MIND

We now have solid proof that antidepressants work

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A new study has shown that antidepressants are effective in treating depression. Can we give the people who rely on them a break now, please?

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By Amy Jones on

In news that will make sad-pill poppers across the world go “well, duh”, a study has shown that antidepressants do work. The study analysed data from 522 trials, which involved a total of 116,477 people, and found that 21 common antidepressants were all more effective at reducing the symptoms of depression than placebo pills – from 33 per cent to over 50 per cent more effective, in fact.

This study comes after years and years of debate over the effectiveness and benefits of using antidepressants to treat mental-health problems, and has been welcomed by doctors and psychiatrists across the country. But, I imagine, it’s also going to be a welcome piece of armour for lots of people who quietly depend on this medication to live their lives, and have to defend themselves for it more often than you might expect.

There are the debates on TV and radio over whether or not they should be used. The well-meaning, but clueless, friends and relatives who think that your antidepressants “stop you from being who you really are”. The people who start sentences with “I know antidepressants work, but…” and don’t appreciate that anything that comes after the “but” feels like an attack on the very thing that makes your life feel worth living. And then, there’s things like The Observer’s excerpt of Johann Hari’s new book which asserts that the benefits of antidepressants are grossly overestimated and that doctors hand out tablets like they’re Tic Tacs.

I came off my medication cold-turkey. I’d be fine, right? After all, the evidence Hari presented showed that they probably weren’t helping me, anyway

I don’t think people appreciate how dangerous these sentiments are. Even though Hari’s excerpt was widely discredited by people who know what they’re talking about – Dean Burnett wrote an excellent takedown in The Guardian, if you’re interested – the idea that my antidepressants had stopped working because I’d been on them for so long nestled into my brain and refused to leave. A few days after reading it, on a night when I was tired and alone and struggling, I decided that I should listen to Hari. I threw my 20mg of Citalopram in the bin and came off my medication cold-turkey. I’d be fine, right? After all, the evidence Hari presented showed that they probably weren’t helping me, anyway.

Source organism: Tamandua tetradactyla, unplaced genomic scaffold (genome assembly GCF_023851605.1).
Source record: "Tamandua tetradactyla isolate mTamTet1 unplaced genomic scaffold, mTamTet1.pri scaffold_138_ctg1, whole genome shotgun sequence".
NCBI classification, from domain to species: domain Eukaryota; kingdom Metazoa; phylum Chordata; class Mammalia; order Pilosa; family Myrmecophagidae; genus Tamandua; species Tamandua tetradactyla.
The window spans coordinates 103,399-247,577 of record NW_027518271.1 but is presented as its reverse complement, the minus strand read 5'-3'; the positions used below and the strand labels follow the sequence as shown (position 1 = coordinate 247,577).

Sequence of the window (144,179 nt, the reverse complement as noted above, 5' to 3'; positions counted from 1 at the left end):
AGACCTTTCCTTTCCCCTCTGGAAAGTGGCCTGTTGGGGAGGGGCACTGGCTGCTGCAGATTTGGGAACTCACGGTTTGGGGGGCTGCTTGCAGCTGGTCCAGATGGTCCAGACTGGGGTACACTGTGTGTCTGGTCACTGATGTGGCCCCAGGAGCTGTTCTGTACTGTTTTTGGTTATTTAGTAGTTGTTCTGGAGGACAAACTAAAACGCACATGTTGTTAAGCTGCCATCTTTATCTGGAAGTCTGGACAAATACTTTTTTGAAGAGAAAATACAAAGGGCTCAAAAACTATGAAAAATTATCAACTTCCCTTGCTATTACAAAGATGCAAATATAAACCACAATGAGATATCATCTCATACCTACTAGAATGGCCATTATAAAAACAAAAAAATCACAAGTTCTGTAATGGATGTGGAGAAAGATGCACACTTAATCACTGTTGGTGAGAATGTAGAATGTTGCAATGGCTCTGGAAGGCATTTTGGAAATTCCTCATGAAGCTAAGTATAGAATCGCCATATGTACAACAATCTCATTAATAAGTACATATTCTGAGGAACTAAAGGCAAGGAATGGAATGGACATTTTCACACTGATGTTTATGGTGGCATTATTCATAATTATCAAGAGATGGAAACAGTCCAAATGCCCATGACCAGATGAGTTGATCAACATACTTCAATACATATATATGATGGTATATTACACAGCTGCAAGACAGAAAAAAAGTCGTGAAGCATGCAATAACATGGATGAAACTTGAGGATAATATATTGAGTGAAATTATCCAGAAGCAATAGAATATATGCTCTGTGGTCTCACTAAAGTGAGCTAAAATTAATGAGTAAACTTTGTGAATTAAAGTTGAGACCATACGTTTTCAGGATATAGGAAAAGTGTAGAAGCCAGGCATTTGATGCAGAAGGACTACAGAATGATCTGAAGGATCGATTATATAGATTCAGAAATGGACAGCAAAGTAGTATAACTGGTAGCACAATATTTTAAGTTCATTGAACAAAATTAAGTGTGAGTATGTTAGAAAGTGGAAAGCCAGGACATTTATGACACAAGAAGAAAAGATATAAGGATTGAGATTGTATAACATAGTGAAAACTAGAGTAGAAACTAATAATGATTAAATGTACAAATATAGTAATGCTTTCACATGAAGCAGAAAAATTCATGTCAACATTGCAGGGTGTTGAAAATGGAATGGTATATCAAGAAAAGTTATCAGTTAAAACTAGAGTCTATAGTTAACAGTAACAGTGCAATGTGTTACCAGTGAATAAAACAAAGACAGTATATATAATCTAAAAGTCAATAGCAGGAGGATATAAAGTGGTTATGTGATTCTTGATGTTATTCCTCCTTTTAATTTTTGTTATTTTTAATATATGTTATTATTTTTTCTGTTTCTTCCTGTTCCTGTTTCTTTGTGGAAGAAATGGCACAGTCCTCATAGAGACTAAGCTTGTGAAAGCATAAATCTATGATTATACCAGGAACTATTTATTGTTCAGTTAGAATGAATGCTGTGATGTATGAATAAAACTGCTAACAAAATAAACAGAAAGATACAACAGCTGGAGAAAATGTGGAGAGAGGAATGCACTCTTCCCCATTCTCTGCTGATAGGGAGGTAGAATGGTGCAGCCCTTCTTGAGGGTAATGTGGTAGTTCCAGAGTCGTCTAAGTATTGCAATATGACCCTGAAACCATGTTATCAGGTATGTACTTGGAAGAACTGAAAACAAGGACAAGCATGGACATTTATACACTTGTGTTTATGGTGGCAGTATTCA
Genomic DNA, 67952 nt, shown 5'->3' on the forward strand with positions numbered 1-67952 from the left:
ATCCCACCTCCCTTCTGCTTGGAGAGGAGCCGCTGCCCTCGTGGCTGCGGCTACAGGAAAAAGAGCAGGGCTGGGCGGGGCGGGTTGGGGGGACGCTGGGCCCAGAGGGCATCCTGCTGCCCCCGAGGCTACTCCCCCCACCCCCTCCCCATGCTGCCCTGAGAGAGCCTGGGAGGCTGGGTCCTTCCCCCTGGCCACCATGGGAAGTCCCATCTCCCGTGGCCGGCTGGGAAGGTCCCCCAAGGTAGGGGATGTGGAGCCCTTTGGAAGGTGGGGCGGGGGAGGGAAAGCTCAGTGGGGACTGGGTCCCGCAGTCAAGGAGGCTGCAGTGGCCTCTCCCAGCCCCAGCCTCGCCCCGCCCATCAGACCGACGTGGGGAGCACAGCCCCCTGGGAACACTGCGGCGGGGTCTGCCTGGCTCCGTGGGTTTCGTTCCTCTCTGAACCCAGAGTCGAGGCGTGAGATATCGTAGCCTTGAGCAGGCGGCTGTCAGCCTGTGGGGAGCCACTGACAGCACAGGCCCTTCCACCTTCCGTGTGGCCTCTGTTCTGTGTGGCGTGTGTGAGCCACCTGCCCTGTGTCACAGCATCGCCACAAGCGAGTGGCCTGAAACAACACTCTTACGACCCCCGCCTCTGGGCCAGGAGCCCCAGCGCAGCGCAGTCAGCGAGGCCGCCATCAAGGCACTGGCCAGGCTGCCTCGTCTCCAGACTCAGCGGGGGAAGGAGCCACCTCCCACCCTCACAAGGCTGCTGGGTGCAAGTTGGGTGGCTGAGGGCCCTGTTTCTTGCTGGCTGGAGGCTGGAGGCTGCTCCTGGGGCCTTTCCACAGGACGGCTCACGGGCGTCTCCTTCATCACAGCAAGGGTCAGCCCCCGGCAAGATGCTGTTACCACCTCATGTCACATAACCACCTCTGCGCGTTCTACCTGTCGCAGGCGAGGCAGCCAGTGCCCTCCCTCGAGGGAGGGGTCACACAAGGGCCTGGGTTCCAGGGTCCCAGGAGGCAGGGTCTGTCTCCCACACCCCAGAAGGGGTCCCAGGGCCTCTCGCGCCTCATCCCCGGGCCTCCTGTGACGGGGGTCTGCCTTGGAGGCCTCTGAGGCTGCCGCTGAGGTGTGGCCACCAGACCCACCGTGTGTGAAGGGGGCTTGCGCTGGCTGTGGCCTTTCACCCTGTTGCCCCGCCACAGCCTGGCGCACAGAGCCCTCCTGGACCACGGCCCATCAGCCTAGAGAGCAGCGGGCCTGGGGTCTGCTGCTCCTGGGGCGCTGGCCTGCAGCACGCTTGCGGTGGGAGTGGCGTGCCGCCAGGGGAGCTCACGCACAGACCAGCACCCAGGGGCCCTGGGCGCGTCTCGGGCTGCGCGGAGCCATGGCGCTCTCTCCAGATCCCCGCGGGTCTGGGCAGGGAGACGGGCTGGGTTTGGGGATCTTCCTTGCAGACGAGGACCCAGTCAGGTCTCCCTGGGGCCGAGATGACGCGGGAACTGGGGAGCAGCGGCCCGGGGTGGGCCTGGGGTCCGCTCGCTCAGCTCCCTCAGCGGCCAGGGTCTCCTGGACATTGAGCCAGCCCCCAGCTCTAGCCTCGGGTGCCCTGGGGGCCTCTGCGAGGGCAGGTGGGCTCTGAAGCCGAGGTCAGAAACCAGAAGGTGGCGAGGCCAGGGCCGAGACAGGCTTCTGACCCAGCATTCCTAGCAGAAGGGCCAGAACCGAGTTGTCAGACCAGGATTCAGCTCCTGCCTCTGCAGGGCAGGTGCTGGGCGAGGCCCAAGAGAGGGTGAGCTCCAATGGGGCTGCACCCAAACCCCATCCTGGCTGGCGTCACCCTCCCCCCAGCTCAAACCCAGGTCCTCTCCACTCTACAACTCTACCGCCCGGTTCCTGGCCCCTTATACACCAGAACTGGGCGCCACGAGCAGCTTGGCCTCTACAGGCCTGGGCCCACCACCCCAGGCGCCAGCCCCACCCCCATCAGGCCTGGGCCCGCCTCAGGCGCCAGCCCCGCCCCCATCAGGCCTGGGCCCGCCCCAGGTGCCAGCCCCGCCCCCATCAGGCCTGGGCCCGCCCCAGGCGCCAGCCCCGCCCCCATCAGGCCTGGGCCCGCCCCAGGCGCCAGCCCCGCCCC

Within days, I was permanently teary. Within a week, I was contemplating suicide. My brain became thick: thinking felt like I was wading through honey, reaching into its depths to try and grasp something I knew was there but I couldn’t see. I developed a strange inability to remember names, even of people I’d known for years. I kept feeling dizzy and faint; sometimes my vision would go in and out of focus, the front of my head feeling like it was bulging and pulsing. Even when these initial side effects wore off, I struggled to cope with the sudden intensity of my emotions and the sudden, gaping hole where all my motivation to stay alive had once been.

About a month after I came off them, a friend told me the story of Nigel the lonely gannet and I broke; I cried so hard and for so long that she made me go outside and walk around until I could think properly again, then quietly asked me to go back to the doctor because she was terrified about the change she’d seen in me since I came off the tablets – the same changes she’d seen in a friend who previously came off their meds cold-turkey and ended up attempting suicide. I went back on the pills that day.

But for a lot of people – not everyone, and not all the time – the drugs do work, so dismissing them is cruel and unhelpful

Two weeks later, I’m finally feeling steady again. Not perfect – Citalopram doesn’t fix my depression, it just levels it out so that I can work on the behavioural changes my therapist helped me come up with – but not actively wanting to die. Which, y’know. I’ll take.

I wouldn’t have come off my tablets if it wasn’t for that article by Hari. I wouldn’t have been so resistant to going on them in the first place if there wasn’t a widespread culture of people slagging off antidepressants and questioning whether or not they work. I’m lucky that I have supportive friends, a husband with a wealth of experience in mental-health treatment, a boss who frequently tells me “you’d have to prise my tablets out of my cold, dead hands”, and that I was able to remind myself that the tablets make a huge improvement to my life. Not everyone is so lucky.

I don’t think medication is the solution to all mental-health problems. There are a million ways to be mentally ill, and what works for one person won’t work for another: I take my medication to help me focus on my therapy, whereas others have been through therapy and still rely on their medication – and probably always will.  There are definitely environmental factors that cause mental-health issues, there are genetic issues to consider, and therapy should have way, way more funding than it does because it’ll help address the underlying issues of the problem as well as the symptoms. But for a lot of people – not everyone, and not all the time – the drugs do work, so dismissing them is cruel and unhelpful. Hopefully the people who like to question their validity will read this study and shut up, and let the people who need them get on with things.

@jimsyjampots

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mind
Mental Health
depression

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